Gerardo Chowell, Forecasting Infectious Disease Epidemics Using Dynamic Modeling: Ebola and Zika as Case Studies - Descripción
Mathematical modeling offers a powerful toolkit to improve our understanding of infectious disease transmission and control. The increasing use of mathematical models for epidemic forecasting has highlighted the importance of designing reliable models that capture the baseline transmission characteristics of specific pathogens and social contexts. More refined models are needed however, in particular to account for variation in the early growth dynamics of real epidemics and generate improved forecasts. I will present recent disease forecasting efforts in the context of Ebola and Zika epidemics and review recent progress on modeling and characterizing early epidemic growth patterns from infectious disease outbreak data.
Gerardo Chowell, Forecasting Infectious Disease Epidemics Using Dynamic Modeling: Ebola and Zika as Case Studies - Biografía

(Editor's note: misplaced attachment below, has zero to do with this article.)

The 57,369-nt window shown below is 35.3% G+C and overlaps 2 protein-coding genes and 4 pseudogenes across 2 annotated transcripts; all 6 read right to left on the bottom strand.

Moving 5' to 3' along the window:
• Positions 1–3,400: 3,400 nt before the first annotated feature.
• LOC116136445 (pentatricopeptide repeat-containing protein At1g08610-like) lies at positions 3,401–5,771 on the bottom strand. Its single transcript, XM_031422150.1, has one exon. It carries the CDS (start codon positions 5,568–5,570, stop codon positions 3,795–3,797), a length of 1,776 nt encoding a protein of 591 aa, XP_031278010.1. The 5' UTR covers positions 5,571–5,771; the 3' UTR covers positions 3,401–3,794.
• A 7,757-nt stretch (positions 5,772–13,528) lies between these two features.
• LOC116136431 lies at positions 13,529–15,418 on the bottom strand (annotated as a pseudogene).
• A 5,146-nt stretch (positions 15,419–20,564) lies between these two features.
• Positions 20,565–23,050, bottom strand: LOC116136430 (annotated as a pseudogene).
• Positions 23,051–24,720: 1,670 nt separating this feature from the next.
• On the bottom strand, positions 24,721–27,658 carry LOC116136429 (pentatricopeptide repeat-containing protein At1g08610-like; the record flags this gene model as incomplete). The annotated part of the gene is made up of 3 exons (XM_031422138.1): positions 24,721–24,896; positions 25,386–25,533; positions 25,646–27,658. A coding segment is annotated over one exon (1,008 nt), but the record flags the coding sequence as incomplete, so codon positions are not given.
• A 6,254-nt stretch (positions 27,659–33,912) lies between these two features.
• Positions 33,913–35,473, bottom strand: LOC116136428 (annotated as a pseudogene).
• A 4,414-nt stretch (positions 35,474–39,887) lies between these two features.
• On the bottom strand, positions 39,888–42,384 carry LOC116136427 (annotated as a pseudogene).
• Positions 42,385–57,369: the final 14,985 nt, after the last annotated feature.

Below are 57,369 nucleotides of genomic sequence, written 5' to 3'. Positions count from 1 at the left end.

Gerardo Chowell, Ph.D. is a Second Century Initiative Scholar (2CI) and a Professor of Epidemiology and Biostatistics at Georgia State University in Atlanta. He is also a Senior Fellow in the Division of International Epidemiology and Population Studies at the Fogarty International Center, NIH. Dr. Chowell holds a PhD in Biometry from Cornell University. After obtaining his PhD, he was awarded a Director’s Funded Postdoctoral Fellowship to support his mathematical modeling research program at the Theoretical Division of Los Alamos National Laboratory. Dr. Chowell’s academic career has primarily focused on the development and calibration of mathematical and computational models of infectious disease transmission to assess the transmission potential of emerging and re-emerging infectious diseases, generate disease forecasts, quantify the effect of control interventions, and test public health policy. He is currently a member of Editorial Boards of several key journals including BMC Medicine, BMC Infectious Diseases, PLOS ONE, Scientific Reports, Mathematical Biosciences and Engineering, the Journal of Infectious Disease Dynamics, and Infectious Disease Modeling.